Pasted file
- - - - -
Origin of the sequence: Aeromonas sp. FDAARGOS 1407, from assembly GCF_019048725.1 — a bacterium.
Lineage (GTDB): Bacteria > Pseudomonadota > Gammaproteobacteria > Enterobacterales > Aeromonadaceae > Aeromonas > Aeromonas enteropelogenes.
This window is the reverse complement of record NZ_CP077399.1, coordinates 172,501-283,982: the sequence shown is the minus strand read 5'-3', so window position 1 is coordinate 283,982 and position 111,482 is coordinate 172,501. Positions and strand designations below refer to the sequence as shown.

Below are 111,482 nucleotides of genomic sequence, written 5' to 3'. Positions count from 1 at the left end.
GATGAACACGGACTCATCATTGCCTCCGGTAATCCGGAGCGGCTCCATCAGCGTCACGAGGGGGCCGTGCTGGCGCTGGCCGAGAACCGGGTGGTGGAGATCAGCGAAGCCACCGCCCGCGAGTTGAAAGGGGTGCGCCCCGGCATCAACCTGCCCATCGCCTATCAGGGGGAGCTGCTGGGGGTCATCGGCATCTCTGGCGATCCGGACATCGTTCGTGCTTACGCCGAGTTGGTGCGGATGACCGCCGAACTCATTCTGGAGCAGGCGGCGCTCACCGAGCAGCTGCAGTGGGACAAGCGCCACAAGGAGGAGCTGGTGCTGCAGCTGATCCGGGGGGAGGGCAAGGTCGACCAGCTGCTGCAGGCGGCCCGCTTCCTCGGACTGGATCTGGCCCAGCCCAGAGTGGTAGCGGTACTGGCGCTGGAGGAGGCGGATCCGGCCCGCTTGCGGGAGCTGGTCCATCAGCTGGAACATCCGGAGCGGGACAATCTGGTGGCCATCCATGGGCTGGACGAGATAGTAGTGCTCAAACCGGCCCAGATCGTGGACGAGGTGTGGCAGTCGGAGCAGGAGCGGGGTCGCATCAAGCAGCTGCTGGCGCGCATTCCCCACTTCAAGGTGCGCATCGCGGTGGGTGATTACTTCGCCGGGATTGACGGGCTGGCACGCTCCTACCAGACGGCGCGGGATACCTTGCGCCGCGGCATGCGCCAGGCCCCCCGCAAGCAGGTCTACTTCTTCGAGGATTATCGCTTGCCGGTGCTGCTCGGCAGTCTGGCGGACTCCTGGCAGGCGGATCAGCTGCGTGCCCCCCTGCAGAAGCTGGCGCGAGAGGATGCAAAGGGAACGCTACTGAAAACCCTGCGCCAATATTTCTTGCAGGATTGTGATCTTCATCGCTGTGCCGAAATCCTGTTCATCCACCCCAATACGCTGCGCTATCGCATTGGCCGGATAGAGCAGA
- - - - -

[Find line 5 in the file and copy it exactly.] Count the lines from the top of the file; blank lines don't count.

GATGAACACGGACTCATCATTGCCTCCGGTAATCCGGAGCGGCTCCATCAGCGTCACGAGGGGGCCGTGCTGGCGCTGGCCGAGAACCGGGTGGTGGAGATCAGCGAAGCCACCGCCCGCGAGTTGAAAGGGGTGCGCCCCGGCATCAACCTGCCCATCGCCTATCAGGGGGAGCTGCTGGGGGTCATCGGCATCTCTGGCGATCCGGACATCGTTCGTGCTTACGCCGAGTTGGTGCGGATGACCGCCGAACTCATTCTGGAGCAGGCGGCGCTCACCGAGCAGCTGCAGTGGGACAAGCGCCACAAGGAGGAGCTGGTGCTGCAGCTGATCCGGGGGGAGGGCAAGGTCGACCAGCTGCTGCAGGCGGCCCGCTTCCTCGGACTGGATCTGGCCCAGCCCAGAGTGGTAGCGGTACTGGCGCTGGAGGAGGCGGATCCGGCCCGCTTGCGGGAGCTGGTCCATCAGCTGGAACATCCGGAGCGGGACAATCTGGTGGCCATCCATGGGCTGGACGAGATAGTAGTGCTCAAACCGGCCCAGATCGTGGACGAGGTGTGGCAGTCGGAGCAGGAGCGGGGTCGCATCAAGCAGCTGCTGGCGCGCATTCCCCACTTCAAGGTGCGCATCGCGGTGGGTGATTACTTCGCCGGGATTGACGGGCTGGCACGCTCCTACCAGACGGCGCGGGATACCTTGCGCCGCGGCATGCGCCAGGCCCCCCGCAAGCAGGTCTACTTCTTCGAGGATTATCGCTTGCCGGTGCTGCTCGGCAGTCTGGCGGACTCCTGGCAGGCGGATCAGCTGCGTGCCCCCCTGCAGAAGCTGGCGCGAGAGGATGCAAAGGGAACGCTACTGAAAACCCTGCGCCAATATTTCTTGCAGGATTGTGATCTTCATCGCTGTGCCGAAATCCTGTTCATCCACCCCAATACGCTGCGCTATCGCATTGGCCGGATAGAGCAGA